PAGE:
Alexander Sims has had a "baptism of fire" in his rookie ABB FIA Formula E season, says his BMW Andretti team boss Roger Griffiths.
Sims endured a difficult weekend last time out in Rome that culminated in 17th place in the race.
He hit the wall early in the race and then had to serve a 10-second stop/go penalty for a change of inverter, gearbox and e-motor that were required following a loss of drive that occurred after he ran over a bump in qualifying.
The BMW driver had already said he was "kicking himself" after the previous event at Sanya, where he could not take part in superpole despite making the selection due to a gear selection problem and he then collided with Andre Lotterer in the race.
Sims could have won in Marrakech were it not for contact with his BMW team-mate Antonio Felix da Costa, while a post-race penalty in Chile meant he lost a podium finish.
Speaking before the Rome event, Griffiths gave his take on Sims's 2018/19 FE season to date.
"He's really had a run of bad luck, unfortunately," said Griffiths.
"He's had a couple of incidents where the car's not finished.
"Contact in Sanya, contact in Mexico City, which has really put him on the backfoot. The penalty in Santiago.
"It's his rookie year in Formula E, he's had a little bit of a baptism of fire, I guess.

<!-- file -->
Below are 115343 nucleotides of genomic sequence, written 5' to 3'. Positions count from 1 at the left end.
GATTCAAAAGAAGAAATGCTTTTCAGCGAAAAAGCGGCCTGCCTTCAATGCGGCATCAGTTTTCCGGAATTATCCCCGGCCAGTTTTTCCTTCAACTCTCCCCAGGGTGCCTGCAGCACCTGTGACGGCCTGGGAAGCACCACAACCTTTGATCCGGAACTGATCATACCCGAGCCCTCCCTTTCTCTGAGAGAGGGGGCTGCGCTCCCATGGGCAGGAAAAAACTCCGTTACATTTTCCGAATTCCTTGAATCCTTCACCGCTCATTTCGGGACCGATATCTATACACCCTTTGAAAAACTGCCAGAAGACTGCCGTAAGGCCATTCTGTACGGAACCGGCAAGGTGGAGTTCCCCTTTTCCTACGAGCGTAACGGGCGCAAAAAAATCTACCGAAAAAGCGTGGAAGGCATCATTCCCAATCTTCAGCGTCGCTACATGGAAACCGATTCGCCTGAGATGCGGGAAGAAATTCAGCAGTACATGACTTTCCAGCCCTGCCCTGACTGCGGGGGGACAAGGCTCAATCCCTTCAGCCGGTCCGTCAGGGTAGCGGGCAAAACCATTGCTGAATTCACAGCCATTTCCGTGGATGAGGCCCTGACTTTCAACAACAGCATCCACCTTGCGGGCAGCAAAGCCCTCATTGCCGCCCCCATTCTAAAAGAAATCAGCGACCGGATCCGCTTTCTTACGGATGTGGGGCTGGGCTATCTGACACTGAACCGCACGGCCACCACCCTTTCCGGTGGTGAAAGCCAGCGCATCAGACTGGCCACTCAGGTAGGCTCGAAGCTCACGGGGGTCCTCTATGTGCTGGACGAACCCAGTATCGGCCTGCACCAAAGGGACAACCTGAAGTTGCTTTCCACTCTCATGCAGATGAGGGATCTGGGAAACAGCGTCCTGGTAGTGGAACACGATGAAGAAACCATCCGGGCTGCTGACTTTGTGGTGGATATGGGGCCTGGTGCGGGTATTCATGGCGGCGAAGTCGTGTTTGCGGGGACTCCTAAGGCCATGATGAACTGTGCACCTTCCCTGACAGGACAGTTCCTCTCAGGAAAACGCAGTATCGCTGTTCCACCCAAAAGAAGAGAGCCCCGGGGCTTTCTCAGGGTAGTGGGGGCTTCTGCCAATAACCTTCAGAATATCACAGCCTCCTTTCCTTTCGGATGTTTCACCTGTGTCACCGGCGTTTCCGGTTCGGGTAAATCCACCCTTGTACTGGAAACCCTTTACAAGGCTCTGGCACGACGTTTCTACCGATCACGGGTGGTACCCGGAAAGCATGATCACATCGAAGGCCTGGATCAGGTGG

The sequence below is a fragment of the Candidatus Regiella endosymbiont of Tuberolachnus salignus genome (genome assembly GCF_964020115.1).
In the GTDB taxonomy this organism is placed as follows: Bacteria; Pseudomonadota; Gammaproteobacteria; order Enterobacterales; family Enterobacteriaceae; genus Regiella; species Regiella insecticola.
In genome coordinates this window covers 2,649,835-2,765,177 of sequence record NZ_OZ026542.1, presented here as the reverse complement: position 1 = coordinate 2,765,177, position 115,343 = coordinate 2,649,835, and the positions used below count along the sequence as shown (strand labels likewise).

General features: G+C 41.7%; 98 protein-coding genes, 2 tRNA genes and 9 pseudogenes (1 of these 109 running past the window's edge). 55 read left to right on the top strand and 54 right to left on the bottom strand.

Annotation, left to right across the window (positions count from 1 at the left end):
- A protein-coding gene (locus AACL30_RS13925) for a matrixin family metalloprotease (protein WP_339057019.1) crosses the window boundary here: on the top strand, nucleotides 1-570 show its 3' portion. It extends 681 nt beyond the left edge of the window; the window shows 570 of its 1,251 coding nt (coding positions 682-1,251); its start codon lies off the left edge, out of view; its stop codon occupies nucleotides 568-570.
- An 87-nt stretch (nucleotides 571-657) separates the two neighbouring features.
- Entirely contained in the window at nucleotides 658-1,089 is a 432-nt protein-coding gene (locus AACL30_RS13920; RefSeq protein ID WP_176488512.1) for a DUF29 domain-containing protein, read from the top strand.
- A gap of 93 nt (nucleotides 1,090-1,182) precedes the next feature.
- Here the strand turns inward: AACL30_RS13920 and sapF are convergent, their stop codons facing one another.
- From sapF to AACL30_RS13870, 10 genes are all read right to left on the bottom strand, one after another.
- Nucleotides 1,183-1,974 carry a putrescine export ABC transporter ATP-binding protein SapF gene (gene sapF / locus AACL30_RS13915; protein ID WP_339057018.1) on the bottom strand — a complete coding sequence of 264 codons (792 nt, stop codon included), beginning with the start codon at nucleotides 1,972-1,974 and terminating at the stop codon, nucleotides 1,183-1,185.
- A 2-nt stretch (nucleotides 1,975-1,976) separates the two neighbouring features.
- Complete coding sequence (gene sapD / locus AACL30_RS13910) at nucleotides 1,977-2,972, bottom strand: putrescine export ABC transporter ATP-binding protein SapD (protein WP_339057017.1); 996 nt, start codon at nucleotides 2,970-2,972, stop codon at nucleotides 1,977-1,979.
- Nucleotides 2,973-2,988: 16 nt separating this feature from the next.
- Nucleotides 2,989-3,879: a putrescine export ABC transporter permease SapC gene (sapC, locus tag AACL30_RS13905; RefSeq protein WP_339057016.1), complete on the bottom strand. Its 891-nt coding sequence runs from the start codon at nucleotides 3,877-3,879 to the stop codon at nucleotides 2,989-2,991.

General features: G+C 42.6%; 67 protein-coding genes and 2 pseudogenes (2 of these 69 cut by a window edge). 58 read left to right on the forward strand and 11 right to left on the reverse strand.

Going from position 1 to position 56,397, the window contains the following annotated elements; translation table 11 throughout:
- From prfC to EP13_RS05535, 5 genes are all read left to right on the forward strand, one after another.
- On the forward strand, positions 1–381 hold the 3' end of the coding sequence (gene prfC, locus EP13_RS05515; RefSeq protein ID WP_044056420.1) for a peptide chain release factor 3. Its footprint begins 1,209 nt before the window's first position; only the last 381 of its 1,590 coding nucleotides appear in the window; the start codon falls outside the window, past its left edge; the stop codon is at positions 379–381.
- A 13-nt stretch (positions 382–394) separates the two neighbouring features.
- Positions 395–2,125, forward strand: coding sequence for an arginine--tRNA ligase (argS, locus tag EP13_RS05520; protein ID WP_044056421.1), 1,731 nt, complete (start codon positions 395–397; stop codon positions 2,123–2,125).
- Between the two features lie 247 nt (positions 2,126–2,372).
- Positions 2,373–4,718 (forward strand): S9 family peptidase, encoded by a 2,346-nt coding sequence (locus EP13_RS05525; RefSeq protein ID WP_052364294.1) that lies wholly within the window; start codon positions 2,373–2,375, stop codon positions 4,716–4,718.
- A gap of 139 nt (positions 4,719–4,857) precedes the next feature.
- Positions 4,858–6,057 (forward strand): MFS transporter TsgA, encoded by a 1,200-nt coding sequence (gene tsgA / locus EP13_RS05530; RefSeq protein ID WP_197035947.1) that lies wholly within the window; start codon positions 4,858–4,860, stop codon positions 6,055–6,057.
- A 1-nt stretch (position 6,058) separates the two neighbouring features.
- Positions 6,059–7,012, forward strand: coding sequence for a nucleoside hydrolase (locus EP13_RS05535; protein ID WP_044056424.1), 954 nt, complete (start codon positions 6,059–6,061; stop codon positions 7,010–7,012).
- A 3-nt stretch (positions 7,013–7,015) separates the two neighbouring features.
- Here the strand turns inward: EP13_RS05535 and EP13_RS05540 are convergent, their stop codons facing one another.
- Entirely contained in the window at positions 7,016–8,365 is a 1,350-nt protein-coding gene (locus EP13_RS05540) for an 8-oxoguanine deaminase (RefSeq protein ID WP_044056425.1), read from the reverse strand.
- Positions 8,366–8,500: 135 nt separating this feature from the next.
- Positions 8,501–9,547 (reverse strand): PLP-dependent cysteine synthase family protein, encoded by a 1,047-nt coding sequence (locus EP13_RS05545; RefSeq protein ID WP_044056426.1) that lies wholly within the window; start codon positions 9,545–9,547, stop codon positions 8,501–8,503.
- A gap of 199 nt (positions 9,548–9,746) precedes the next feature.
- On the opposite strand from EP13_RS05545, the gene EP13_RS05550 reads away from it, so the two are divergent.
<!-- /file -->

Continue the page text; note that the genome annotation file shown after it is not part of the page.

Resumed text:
"But he's got the pace, as he's shown in practice sessions and [getting to] the last superpole in Sanya.
"He's got the pace of Antonio, the team is fully behind him. [Within] the team, his contributions from a technical perspective are extremely strong.
"This is a tough championship, there's no training ground for it, and a number of the guys here have done 50 races or close to 50 races, and Alexander's obviously coming into race number seven.
"He's got a long way to go to get the experience of those guys, but I'm sure the results will come and that we're excited for him."
Sims described his early Rome error as part of "another tough day".
"I locked up and I made a mistake, just misjudged the right amount of brake pressure needed in the wet and [with] cold brakes," he told Autosport.
"They start to heat up and grab and I just screwed up. Something I need to really learn and improve on.
"Beyond that, we had to have a powertrain from Sanya and open it up so going into the race we knew that we would have a stop/go.
"And after that, it was a very low-key and lonely race to bring it to the flag.
"It was fairly useful to get some laps in clean air under my belt, just focus on my driving and learn what we could.
"Another tough day."